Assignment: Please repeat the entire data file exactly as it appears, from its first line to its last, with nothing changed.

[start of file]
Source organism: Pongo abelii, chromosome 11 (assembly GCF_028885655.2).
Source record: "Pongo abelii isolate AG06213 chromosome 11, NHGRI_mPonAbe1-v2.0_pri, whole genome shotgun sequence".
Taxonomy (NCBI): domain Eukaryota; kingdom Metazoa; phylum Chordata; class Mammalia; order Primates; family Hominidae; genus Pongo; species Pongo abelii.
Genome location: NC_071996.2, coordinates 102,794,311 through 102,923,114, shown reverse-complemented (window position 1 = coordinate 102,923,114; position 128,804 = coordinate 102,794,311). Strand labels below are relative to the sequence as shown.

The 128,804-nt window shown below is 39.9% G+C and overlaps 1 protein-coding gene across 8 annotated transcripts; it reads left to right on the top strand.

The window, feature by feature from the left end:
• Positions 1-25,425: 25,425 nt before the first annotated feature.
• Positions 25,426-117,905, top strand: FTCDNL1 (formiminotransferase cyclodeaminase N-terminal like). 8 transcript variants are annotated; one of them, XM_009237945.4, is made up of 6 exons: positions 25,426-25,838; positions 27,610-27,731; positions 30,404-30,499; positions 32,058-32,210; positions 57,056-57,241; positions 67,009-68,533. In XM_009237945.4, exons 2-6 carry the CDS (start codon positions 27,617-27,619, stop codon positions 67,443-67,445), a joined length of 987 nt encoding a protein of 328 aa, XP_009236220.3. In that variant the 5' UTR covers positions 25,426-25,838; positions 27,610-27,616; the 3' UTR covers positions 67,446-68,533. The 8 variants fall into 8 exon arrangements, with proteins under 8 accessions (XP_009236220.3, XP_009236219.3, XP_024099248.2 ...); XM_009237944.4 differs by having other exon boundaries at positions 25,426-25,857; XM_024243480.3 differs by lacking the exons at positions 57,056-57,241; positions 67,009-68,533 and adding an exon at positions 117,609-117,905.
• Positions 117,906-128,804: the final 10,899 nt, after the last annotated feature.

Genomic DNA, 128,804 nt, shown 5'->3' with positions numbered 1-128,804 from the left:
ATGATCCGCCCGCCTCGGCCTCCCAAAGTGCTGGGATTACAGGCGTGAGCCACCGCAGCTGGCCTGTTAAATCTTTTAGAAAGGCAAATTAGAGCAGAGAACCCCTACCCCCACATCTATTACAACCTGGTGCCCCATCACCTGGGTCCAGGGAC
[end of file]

Source organism: Pongo abelii, chromosome 11 (assembly GCF_028885655.2).
Source record: "Pongo abelii isolate AG06213 chromosome 11, NHGRI_mPonAbe1-v2.0_pri, whole genome shotgun sequence".
Taxonomy (NCBI): domain Eukaryota; kingdom Metazoa; phylum Chordata; class Mammalia; order Primates; family Hominidae; genus Pongo; species Pongo abelii.
Genome location: NC_071996.2, coordinates 102,794,311 through 102,923,114, shown reverse-complemented (window position 1 = coordinate 102,923,114; position 128,804 = coordinate 102,794,311). Strand labels below are relative to the sequence as shown.

The 128,804-nt window shown below is 39.9% G+C and overlaps 1 protein-coding gene across 8 annotated transcripts; it reads left to right on the top strand.

The window, feature by feature from the left end:
• Positions 1-25,425: 25,425 nt before the first annotated feature.
• Positions 25,426-117,905, top strand: FTCDNL1 (formiminotransferase cyclodeaminase N-terminal like). 8 transcript variants are annotated; one of them, XM_009237945.4, is made up of 6 exons: positions 25,426-25,838; positions 27,610-27,731; positions 30,404-30,499; positions 32,058-32,210; positions 57,056-57,241; positions 67,009-68,533. In XM_009237945.4, exons 2-6 carry the CDS (start codon positions 27,617-27,619, stop codon positions 67,443-67,445), a joined length of 987 nt encoding a protein of 328 aa, XP_009236220.3. In that variant the 5' UTR covers positions 25,426-25,838; positions 27,610-27,616; the 3' UTR covers positions 67,446-68,533. The 8 variants fall into 8 exon arrangements, with proteins under 8 accessions (XP_009236220.3, XP_009236219.3, XP_024099248.2 ...); XM_009237944.4 differs by having other exon boundaries at positions 25,426-25,857; XM_024243480.3 differs by lacking the exons at positions 57,056-57,241; positions 67,009-68,533 and adding an exon at positions 117,609-117,905.
• Positions 117,906-128,804: the final 10,899 nt, after the last annotated feature.

Genomic DNA, 128,804 nt, shown 5'->3' with positions numbered 1-128,804 from the left:
ATGATCCGCCCGCCTCGGCCTCCCAAAGTGCTGGGATTACAGGCGTGAGCCACCGCAGCTGGCCTGTTAAATCTTTTAGAAAGGCAAATTAGAGCAGAGAACCCCTACCCCCACATCTATTACAACCTGGTGCCCCATCACCTGGGTCCAGGGAC